Can you imagine that the three previously mentioned titles were all recorded between January of 1965 and February of 1966? By definition, so was all the material included in this three-record box set. The liner notes told me that right before my head exploded. The packaging on this one would have been worth a pretty penny without benefit of the records themselves. But the records contain another version of the first song I ever sang live (“If You Gotta Go, Go Now”) along with multiple takes on “Like a Rolling Stone” and “Desolation Row,” and about thirty others. One of those thirty is a raucous romp through “Can You Please Crawl out Your Window?” So, I’m stoked. It’s a testament to the quality of Dylan’s Bootleg releases that I can absolutely not choose which is my favorite amongst them. The one that covered Time Out Of Mind, Love and Theft, and Modern Times was phenomenal as was the one around the Scorsese documentary. The Royal Albert Hall thing is historically amazing despite what the weirdo’s in the audience thought, and the Basement Tapes Raw was bonkers. The Self Portrait thing was shockingly compelling, and the only drawback to the initial offering way back in the early ‘90s was that it was only available in the US on CDs. Other than that one, Columbia has managed to get all of these multi-disc works pressed exquisitely with the most thorough liners around, and they’ve provided digital versions for most releases too. Overall, I’d say these are amongst the finest non-audiophile geared vinyl releases available.
The Cutting Edge explores an unbelievably brief era in Dylan’s career that included those three watershed records, a solo UK tour, the electrification of the Newport Folk Festival, a couple of tours with the Hawks/Band that would change Rock ’n Roll for good, and enough outtakes for a fourth album. There’s never been another one like him, and that’s probably for the best. I probably wouldn’t have survived it. The Cutting Edge is a blast. If you’re a fan, the choice is obvious.
Alright. It’s been a banner month for The Rock, but so far I’ve only explored blue chip records that I was sure to get along with. A couple of years ago, a buddy of mine recommended …Like Clockwork to me which served as my introduction to the Queens of the Stone Age. That was much less of a sure thing, but it worked out so that I have since travelled to Las Vegas and Los Angeles to see the band perform live. That’s in addition to the show that I walked to see in SF, and their set that I caught at Neil Young’s Bridge School Benefit. I like them just fine. So it makes sense that I’d want to check out Josh Homme’s band before the Queens. They were called Kyuss. I don’t know much, but I at least know what their record Welcome to Sky Valley sounds like. It was recorded in 1993. It sounds like that.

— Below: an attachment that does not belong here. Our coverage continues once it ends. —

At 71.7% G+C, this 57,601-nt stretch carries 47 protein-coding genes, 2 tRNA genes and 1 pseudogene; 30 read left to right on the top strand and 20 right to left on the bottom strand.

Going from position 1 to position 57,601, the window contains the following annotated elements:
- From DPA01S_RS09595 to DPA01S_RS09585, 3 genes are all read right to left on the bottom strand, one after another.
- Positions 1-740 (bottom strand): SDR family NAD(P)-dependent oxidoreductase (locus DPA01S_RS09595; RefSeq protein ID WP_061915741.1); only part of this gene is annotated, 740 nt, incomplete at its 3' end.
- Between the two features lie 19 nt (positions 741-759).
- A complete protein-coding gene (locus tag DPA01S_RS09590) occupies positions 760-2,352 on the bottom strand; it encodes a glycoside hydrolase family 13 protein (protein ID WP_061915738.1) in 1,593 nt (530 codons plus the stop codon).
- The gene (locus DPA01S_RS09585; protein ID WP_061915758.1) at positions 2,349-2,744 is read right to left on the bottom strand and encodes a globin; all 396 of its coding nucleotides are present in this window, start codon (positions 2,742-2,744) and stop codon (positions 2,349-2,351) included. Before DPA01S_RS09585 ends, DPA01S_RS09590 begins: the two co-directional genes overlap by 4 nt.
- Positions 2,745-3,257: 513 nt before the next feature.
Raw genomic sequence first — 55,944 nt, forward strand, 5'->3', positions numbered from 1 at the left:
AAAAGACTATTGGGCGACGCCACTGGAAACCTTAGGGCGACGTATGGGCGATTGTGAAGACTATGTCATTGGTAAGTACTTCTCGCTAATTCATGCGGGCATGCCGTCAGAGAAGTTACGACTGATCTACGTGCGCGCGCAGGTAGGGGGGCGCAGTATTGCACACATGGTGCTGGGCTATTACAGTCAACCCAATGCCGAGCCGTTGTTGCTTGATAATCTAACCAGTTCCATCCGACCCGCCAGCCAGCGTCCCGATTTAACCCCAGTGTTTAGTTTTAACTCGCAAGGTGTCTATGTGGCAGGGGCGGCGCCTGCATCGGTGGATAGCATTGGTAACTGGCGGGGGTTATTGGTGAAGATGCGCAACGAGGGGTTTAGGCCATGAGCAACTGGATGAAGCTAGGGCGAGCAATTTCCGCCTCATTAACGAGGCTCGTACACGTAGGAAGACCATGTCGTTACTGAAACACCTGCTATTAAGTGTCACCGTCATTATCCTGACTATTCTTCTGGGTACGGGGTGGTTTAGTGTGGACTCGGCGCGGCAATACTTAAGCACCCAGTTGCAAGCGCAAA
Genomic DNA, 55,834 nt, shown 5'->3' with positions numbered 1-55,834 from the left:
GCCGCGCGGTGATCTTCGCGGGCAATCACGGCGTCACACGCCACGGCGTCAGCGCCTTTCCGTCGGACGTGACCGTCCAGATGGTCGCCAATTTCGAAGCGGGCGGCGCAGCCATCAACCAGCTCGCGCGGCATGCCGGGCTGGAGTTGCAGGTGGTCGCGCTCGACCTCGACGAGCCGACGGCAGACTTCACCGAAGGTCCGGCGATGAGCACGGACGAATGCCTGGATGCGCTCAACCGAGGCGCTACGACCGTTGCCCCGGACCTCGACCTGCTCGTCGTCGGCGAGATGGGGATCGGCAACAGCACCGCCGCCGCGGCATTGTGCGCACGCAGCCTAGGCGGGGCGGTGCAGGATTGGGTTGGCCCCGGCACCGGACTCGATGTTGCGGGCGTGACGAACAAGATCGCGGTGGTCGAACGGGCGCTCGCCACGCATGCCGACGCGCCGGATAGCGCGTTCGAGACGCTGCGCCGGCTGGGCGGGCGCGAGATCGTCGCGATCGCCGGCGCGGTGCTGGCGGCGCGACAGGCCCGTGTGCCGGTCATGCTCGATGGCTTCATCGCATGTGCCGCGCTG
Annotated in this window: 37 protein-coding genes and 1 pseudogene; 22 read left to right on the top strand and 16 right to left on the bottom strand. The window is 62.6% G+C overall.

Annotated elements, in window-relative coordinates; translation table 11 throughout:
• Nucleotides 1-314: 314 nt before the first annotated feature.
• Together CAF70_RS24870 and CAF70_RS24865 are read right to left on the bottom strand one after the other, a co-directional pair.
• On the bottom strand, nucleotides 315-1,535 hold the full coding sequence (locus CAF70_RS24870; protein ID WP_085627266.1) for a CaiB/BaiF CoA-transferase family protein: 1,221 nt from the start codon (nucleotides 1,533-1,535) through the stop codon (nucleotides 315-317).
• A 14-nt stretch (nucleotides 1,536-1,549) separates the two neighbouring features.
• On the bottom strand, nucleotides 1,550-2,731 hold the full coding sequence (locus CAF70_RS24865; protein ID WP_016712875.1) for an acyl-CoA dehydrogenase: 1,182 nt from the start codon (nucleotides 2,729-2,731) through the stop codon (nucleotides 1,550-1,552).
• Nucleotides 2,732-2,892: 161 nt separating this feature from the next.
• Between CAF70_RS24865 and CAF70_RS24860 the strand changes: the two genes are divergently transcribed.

The music of Kyuss is commonly referred to as “stoner rock.” I don’t know what that means any more than I know how to pronounce “Kyuss.” I know that the label doesn’t fit the sound as far as my ears are concerned. When I think of stoners rocking, I think of… something else. This is heavy business. Like, Black Sabbath heavy. Seems like I read somewhere that Homme denies ever having been influenced by that band, but I’m either mistaken, or he was lying, or he wasn’t influenced by Sabbath while everyone else in the band was. Because much of this music sounds for the entire world like a barely updated version of Black damn Sabbath’s music. To me, Welcome To Sky Valley purveys good, new-fashioned Metal. Homme plays his guitars through what sounds like a bass amp which provides a sludgy sound that must have cut through Palm Desert’s thick air with great vehemence back in the day. The band and their buddies’ bands all performed outside at “generator parties” as there were apparently no live venues to tackle in that area at that time. I bet those were a hoot. Kyuss never achieved mainstream stardom, but I can scarcely figure out why. I know that we’re discussing the Era of Nirvana, for crying out loud, but it seems like there would have been room at the table for Kyuss if there was a space held for Alice in Chains. Sky Valley’s ten songs are contained within three suites that are meant to be enjoyed as a whole. The album comes with instructions. They are this: “listen without distraction.” Okay, but the second suite spans both sides of the record, the flipping and cleaning of which may be considered a distraction to some. Of course, there may have been no record at all when Sky Valley was finally released in 1994. Those were dark times for music although they seem like a frigging fireworks display compared to 2016.
Here’s my report: if you like Hard Rock and you’re into what Josh Homme has done with the QOTSA and Them Crooked Vultures, you’ll probably want to explore the work of Kyuss if you’ve not already. Their work has been reissued on vinyl relatively recently and is pretty accessible. We are not in the audiophile’s arena, gang, so temper your expectations. And consider a hair net. That entire head banging can lead to a mouthful of hair if precautions aren’t taken.